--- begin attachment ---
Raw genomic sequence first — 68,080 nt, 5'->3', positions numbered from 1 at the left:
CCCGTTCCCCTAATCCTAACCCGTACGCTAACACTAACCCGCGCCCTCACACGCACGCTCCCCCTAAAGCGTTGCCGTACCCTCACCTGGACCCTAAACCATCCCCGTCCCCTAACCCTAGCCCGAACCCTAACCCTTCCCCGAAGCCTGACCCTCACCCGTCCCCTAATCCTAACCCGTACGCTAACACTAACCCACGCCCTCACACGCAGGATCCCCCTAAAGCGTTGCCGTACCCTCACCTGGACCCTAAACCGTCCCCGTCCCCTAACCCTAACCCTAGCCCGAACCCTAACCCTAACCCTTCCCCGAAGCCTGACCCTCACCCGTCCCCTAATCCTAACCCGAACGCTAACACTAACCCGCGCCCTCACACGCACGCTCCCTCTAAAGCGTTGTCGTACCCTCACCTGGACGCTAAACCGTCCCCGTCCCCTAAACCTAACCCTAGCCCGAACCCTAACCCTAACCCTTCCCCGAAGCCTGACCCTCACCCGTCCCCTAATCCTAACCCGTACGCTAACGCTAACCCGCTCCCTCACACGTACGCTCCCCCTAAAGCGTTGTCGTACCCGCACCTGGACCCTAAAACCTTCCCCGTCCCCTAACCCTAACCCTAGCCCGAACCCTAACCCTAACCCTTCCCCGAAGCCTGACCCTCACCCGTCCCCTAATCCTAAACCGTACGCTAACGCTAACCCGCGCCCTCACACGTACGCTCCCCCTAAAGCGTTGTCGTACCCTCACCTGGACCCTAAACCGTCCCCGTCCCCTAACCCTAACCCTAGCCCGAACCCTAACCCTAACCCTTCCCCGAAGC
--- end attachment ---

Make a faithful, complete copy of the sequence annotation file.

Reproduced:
Raw genomic sequence first — 68,080 nt, 5'->3', positions numbered from 1 at the left:
CCCGTTCCCCTAATCCTAACCCGTACGCTAACACTAACCCGCGCCCTCACACGCACGCTCCCCCTAAAGCGTTGCCGTACCCTCACCTGGACCCTAAACCATCCCCGTCCCCTAACCCTAGCCCGAACCCTAACCCTTCCCCGAAGCCTGACCCTCACCCGTCCCCTAATCCTAACCCGTACGCTAACACTAACCCACGCCCTCACACGCAGGATCCCCCTAAAGCGTTGCCGTACCCTCACCTGGACCCTAAACCGTCCCCGTCCCCTAACCCTAACCCTAGCCCGAACCCTAACCCTAACCCTTCCCCGAAGCCTGACCCTCACCCGTCCCCTAATCCTAACCCGAACGCTAACACTAACCCGCGCCCTCACACGCACGCTCCCTCTAAAGCGTTGTCGTACCCTCACCTGGACGCTAAACCGTCCCCGTCCCCTAAACCTAACCCTAGCCCGAACCCTAACCCTAACCCTTCCCCGAAGCCTGACCCTCACCCGTCCCCTAATCCTAACCCGTACGCTAACGCTAACCCGCTCCCTCACACGTACGCTCCCCCTAAAGCGTTGTCGTACCCGCACCTGGACCCTAAAACCTTCCCCGTCCCCTAACCCTAACCCTAGCCCGAACCCTAACCCTAACCCTTCCCCGAAGCCTGACCCTCACCCGTCCCCTAATCCTAAACCGTACGCTAACGCTAACCCGCGCCCTCACACGTACGCTCCCCCTAAAGCGTTGTCGTACCCTCACCTGGACCCTAAACCGTCCCCGTCCCCTAACCCTAACCCTAGCCCGAACCCTAACCCTAACCCTTCCCCGAAGC